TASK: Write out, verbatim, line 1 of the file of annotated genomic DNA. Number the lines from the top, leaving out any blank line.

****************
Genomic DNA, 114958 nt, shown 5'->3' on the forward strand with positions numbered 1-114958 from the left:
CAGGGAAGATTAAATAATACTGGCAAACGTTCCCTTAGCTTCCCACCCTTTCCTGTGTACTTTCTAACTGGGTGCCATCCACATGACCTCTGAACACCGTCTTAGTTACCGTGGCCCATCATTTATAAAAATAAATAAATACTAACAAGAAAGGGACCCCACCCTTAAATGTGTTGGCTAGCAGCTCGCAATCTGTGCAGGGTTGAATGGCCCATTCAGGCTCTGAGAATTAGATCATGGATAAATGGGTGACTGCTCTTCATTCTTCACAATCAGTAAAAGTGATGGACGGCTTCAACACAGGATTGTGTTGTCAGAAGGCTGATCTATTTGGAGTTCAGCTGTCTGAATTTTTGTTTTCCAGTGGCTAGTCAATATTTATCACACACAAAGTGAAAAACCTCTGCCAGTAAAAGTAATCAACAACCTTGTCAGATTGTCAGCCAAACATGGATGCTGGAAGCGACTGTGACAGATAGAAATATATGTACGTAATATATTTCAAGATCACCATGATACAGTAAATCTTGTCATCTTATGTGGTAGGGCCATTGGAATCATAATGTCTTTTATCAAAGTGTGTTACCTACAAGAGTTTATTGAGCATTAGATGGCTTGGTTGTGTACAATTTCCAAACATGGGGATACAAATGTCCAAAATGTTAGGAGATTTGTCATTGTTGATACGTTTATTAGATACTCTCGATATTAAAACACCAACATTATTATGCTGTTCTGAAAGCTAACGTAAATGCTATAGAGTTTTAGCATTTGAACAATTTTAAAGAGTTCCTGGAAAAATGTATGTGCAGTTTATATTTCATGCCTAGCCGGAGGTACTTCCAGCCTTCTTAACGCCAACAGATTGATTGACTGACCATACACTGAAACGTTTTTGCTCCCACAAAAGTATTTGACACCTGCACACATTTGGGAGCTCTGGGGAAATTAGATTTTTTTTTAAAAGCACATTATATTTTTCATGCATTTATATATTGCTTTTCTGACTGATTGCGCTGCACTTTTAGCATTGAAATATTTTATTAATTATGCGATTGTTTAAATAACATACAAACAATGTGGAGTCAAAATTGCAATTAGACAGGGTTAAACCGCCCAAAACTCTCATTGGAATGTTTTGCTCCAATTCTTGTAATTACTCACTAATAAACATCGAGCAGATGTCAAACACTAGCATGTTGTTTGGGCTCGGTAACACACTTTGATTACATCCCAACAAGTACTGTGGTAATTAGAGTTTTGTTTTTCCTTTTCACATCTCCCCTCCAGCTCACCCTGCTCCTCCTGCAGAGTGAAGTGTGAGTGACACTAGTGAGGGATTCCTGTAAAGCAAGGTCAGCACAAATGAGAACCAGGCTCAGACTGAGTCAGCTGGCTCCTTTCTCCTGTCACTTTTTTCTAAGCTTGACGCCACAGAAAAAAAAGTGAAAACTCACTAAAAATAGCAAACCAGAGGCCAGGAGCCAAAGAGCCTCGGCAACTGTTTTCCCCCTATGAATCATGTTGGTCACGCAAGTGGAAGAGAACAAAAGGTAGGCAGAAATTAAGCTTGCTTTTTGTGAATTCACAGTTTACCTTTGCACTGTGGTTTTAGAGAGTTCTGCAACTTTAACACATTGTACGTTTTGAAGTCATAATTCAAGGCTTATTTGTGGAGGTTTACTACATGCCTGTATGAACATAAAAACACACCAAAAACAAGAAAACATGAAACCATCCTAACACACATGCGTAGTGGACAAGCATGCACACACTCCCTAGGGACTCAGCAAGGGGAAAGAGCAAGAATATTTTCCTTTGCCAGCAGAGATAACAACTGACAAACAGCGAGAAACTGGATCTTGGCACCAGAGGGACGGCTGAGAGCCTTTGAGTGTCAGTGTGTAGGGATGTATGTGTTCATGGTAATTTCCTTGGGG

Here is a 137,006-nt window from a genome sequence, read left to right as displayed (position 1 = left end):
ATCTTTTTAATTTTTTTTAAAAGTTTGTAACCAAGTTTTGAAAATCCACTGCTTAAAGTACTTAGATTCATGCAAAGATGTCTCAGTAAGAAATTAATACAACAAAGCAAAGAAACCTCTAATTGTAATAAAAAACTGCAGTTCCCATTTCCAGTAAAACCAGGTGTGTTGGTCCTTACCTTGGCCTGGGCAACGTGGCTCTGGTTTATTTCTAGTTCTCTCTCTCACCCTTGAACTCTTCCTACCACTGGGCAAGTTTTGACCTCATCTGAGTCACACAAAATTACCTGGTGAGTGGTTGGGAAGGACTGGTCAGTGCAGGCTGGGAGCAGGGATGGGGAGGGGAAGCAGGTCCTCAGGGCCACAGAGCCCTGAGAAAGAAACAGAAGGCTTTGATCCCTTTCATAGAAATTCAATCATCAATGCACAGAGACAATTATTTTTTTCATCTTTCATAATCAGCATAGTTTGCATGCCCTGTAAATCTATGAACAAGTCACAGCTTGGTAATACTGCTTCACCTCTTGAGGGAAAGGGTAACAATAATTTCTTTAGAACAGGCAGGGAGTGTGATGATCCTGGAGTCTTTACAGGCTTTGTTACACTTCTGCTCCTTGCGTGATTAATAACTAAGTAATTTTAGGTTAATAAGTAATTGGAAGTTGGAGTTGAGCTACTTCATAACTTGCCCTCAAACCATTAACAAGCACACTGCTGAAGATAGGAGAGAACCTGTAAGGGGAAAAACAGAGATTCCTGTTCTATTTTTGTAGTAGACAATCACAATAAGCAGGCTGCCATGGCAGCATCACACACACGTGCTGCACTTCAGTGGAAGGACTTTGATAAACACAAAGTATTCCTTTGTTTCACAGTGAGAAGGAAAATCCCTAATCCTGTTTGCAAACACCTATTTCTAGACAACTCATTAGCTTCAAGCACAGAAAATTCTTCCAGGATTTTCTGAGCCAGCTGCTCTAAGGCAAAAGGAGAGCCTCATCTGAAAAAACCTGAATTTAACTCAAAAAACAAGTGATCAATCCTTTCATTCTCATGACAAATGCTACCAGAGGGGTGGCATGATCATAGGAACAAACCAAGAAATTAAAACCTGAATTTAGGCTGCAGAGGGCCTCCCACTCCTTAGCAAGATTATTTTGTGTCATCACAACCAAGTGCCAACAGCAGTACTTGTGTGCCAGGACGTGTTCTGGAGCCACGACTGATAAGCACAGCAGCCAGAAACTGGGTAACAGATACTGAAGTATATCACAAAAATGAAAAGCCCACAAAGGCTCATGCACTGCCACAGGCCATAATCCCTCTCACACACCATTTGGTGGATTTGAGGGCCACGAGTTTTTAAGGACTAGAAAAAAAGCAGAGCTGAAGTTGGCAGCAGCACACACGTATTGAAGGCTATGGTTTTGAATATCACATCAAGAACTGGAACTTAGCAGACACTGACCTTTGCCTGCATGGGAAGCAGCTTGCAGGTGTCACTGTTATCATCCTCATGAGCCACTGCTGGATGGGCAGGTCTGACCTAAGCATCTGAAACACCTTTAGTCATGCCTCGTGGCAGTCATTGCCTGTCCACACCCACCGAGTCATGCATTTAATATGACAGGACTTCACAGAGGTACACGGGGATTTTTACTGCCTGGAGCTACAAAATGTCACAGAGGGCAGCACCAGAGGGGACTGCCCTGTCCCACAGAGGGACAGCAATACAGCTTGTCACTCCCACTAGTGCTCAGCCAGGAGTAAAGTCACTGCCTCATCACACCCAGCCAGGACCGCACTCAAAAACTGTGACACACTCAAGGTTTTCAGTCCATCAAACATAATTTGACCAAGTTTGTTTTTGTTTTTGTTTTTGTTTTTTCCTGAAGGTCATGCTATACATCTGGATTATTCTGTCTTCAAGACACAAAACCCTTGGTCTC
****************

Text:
Genomic DNA, 114958 nt, shown 5'->3' on the forward strand with positions numbered 1-114958 from the left: